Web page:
Daniel, Book of

is ranked by the Jews in that division of their Bible called the
Hagiographa (Heb. Khethubim). (See BIBLE T0000580.) It consists
of two distinct parts. The first part, consisting of the first
six chapters, is chiefly historical; and the second part,
consisting of the remaining six chapters, is chiefly

The historical part of the book treats of the period of the
Captivity. Daniel is "the historian of the Captivity, the writer
who alone furnishes any series of events for that dark and
dismal period during which the harp of Israel hung on the trees
that grew by the Euphrates. His narrative may be said in general
to intervene between Kings and Chronicles on the one hand and
Ezra on the other, or (more strictly) to fill out the sketch
which the author of the Chronicles gives in a single verse in
his last chapter: 'And them that had escaped from the sword
carried he [i.e., Nebuchadnezzar] away to Babylon; where they
were servants to him and his sons until the reign of the kingdom
of Persia'" (2 Chr. 36:20).

The prophetical part consists of three visions and one
lengthened prophetical communication.

The genuineness of this book has been much disputed, but the
arguments in its favour fully establish its claims. (1.) We have
the testimony of Christ (Matt. 24:15; 25:31; 26:64) and his
apostles (1 Cor. 6:2; 2 Thess. 2:3) for its authority; and (2)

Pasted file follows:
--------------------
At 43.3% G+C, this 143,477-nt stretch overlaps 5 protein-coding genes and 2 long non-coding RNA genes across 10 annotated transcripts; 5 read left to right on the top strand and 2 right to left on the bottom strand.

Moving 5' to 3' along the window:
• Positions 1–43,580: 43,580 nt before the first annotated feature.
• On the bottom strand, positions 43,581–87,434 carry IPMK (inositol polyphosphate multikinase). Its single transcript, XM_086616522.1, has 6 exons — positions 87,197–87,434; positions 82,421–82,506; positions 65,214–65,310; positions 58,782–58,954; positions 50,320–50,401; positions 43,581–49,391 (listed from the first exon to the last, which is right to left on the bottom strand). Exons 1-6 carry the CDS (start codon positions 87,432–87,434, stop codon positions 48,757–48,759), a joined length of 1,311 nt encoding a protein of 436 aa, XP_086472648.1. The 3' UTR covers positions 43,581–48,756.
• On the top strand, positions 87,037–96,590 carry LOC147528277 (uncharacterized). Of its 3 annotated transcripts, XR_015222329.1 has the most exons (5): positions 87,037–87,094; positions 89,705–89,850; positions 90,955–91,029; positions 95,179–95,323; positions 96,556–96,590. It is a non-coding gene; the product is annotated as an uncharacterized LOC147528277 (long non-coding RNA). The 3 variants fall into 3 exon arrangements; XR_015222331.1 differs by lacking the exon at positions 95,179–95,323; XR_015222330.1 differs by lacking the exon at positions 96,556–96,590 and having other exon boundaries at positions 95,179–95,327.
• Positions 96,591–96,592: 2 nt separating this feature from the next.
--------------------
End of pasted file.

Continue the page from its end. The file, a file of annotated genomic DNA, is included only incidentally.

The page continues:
the important testimony of Ezekiel (14:14, 20; 28:3). (3.) The
character and records of the book are also entirely in harmony
with the times and circumstances in which the author lived. (4.)
The linguistic character of the book is, moreover, just such as
might be expected. Certain portions (Dan. 2:4; 7) are written in
the Chaldee language; and the portions written in Hebrew are in
a style and form having a close affinity with the later books of
the Old Testament, especially with that of Ezra. The writer is
familiar both with the Hebrew and the Chaldee, passing from the
one to the other just as his subject required. This is in strict
accordance with the position of the author and of the people for
whom his book was written. That Daniel is the writer of this
book is also testified to in the book itself (7:1, 28; 8:2; 9:2;
10:1, 2; 12:4, 5). (See BELSHAZZAR T0000519.)